Government’s estimated schematic budgetary expenditure on health, education and social protection for 2018-19 is Rs 1.38 trillion. Photo: HT
New Delhi: To increase investment in higher educational institutions, the Union Cabinet today approved a proposal for expanding the scope of Higher Education Financing Agency (HEFA) by expanding its capital base to Rs 10,000 crore and tasking it to mobilise Rs 1 trillion by 2022.
Briefing reporters after the Cabinet meeting chaired by Prime Minister Narendra Modi, Union minister Ravi Shankar Prasad said the government wants to increase investments in higher education, for which an announcement was made in the last budget and HEFA was established.
“At that time its authorised capital was Rs 2,000 crore and now it has been increased to Rs 10,000 crore,” Prasad said, adding that earlier central government universities and other new varsities didn’t get advantage of HEFA but in today’s cabinet meeting, it was decided that they can utilise this fund.
In his Union Budget 2018, the then finance minister Arun Jaitley had announced a new initiative of the government—‘‘Revitalising Infrastructure and Systems in Education (RISE)”—to step up investments in research and related infrastructure in premier educational institutions, including health institutions. HEFA, a joint venture company of Canara Bank and Ministry of Human Resource Development which provides financial assistance for creation of educational infrastructure and R&D in India’s premier higher educational Institutions, was tasked to fund this initiative.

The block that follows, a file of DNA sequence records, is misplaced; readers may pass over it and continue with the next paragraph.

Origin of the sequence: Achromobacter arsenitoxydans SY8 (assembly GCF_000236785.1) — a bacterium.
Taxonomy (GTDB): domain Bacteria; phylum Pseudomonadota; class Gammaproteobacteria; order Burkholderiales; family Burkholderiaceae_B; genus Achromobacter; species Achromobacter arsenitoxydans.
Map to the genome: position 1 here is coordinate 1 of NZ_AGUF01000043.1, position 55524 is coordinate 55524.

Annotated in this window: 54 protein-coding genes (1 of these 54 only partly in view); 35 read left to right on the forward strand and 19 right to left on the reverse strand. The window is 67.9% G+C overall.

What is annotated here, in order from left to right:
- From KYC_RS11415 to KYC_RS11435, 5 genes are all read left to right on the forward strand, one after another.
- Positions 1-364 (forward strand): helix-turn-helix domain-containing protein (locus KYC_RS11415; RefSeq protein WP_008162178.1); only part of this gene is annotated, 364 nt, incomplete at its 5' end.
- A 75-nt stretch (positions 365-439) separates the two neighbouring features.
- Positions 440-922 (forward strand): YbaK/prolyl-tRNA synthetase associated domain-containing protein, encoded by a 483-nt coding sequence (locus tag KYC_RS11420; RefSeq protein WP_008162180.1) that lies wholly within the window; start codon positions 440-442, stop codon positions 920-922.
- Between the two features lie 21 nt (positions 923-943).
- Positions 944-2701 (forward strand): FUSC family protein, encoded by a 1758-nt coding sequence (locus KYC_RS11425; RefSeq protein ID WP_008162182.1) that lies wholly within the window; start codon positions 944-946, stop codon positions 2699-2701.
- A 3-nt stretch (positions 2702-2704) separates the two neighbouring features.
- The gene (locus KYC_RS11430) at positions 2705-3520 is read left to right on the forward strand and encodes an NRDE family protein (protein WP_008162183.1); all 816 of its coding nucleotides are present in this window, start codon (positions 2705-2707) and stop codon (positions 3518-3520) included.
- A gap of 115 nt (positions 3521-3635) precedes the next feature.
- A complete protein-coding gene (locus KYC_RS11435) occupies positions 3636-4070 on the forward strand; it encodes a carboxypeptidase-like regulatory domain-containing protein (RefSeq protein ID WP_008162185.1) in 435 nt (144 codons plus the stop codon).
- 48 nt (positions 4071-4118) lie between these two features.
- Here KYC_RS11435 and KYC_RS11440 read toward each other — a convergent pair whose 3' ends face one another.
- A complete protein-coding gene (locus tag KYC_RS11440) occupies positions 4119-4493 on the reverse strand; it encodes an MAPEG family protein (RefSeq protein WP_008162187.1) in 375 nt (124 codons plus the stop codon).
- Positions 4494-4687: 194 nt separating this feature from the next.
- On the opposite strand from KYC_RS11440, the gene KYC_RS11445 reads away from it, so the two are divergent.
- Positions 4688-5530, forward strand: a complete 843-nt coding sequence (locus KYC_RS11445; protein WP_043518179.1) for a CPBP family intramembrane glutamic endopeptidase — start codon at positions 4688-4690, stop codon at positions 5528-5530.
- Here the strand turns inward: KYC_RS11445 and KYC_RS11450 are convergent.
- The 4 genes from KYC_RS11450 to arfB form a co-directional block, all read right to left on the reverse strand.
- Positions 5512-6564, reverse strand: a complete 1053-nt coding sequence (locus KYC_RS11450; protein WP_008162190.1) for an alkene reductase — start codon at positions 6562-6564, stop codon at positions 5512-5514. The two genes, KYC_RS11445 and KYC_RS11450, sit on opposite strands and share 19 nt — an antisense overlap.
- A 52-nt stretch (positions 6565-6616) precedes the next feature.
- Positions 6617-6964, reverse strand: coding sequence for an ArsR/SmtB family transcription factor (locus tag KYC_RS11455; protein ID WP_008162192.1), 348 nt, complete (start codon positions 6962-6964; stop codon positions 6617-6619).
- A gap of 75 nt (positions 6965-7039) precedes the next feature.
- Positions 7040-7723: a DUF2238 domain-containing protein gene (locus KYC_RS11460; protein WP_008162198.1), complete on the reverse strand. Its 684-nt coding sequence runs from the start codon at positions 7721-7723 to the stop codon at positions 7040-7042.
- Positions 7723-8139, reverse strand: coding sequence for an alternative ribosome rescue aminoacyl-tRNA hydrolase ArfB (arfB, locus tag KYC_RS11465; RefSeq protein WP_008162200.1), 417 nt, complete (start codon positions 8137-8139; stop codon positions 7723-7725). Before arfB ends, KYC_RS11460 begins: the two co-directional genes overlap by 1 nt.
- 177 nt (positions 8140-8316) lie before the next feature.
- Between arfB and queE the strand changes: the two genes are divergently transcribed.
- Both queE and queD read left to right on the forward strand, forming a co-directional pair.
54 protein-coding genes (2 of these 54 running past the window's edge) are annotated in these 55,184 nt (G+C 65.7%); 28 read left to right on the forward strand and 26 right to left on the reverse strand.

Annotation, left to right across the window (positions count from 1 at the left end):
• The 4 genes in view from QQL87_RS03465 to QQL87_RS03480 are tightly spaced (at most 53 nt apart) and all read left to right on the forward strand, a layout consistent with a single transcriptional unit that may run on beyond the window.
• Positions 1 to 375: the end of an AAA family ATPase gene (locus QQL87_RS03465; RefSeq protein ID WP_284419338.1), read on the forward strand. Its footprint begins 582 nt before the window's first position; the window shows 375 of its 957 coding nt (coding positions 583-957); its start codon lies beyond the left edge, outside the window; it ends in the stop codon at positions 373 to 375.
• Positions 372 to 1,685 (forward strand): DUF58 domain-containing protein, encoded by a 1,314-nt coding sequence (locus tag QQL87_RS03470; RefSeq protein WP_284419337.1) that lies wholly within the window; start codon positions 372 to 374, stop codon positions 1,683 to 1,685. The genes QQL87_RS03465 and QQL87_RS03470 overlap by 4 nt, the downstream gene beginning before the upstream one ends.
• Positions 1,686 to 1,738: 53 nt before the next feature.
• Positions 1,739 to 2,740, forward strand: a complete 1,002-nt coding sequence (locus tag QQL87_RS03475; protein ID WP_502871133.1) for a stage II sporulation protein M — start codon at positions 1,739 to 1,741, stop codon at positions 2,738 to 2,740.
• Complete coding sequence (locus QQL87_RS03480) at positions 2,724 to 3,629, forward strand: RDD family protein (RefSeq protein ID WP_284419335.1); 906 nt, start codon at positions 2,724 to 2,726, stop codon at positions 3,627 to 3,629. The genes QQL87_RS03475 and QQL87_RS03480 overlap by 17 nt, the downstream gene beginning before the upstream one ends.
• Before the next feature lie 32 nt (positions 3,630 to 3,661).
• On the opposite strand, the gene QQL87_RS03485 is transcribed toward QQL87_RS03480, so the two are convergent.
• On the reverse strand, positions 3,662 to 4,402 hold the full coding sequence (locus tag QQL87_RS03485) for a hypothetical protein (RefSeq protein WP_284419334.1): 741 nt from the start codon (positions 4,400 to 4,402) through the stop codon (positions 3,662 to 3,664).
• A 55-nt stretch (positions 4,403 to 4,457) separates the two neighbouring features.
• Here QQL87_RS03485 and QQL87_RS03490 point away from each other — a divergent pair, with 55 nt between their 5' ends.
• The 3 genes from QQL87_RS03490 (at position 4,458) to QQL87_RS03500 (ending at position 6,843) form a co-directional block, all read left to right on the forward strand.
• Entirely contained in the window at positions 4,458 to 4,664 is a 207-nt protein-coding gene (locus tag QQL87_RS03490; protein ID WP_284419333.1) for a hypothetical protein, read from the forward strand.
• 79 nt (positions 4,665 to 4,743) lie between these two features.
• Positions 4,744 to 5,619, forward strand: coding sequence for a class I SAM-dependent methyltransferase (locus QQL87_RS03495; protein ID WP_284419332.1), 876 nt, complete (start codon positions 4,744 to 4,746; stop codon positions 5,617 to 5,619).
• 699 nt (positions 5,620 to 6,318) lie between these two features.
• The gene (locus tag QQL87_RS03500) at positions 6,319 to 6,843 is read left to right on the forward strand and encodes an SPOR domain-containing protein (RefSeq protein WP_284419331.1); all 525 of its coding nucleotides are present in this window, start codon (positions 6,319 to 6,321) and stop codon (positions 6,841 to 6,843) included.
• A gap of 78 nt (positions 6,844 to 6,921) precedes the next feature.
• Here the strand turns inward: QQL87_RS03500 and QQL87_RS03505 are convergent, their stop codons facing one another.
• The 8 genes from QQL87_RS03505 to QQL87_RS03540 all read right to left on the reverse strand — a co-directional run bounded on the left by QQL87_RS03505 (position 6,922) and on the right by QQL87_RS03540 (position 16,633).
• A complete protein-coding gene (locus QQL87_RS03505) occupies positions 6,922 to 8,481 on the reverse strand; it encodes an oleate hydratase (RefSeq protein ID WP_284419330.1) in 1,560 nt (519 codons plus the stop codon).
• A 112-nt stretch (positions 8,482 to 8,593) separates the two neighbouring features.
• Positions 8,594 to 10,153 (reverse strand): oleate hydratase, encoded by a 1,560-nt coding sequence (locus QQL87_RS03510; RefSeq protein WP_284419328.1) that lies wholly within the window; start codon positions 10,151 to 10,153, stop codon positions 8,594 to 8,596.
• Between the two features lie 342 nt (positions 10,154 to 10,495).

Government’s estimated schematic budgetary expenditure on health, education and social protection for 2018-19 is Rs 1.38 trillion against estimated expenditure of Rs 1.22 trillion in 2017-18.
As a political scientist and academic administrator, I’ve long been interested in shared governance. But a new report on the value of shared leadership in higher education, prepared for the American Council on Education by Adrianna J. Kezar and Elizabeth M. Holcombe, has challenged my thinking. I see now how models of shared governance can focus more on distributing power than on collaborating meaningfully.
The authors differentiate shared leadership — the empowerment of multiple people and cross-functional teams — from the delegating of responsibilities to the faculty (versus administrative bodies) under shared governance.
As appealing as shared leadership is because of its emphasis on flexible, inclusive networks, the concept is less convincing when we make the leap from theory to implementation. How do we share leadership effectively when in reality people have different degrees of power? And how do we hold each other accountable, so that sharing leadership doesn’t devolve into inaction or chaos?
The report is a stark reminder to not let jargon, semantics, or the latest model get in the way. The issue is not about leadership versus governance, which as a political scientist I know isn’t a tenable choice.
It’s the shared part of both leadership and governance that matters. What are the purposes and principles we share, and how can we best collaborate around concrete issues? Figuring that out will always be difficult, but it also seems more authentically liberating and potentially a more effective way of fostering change.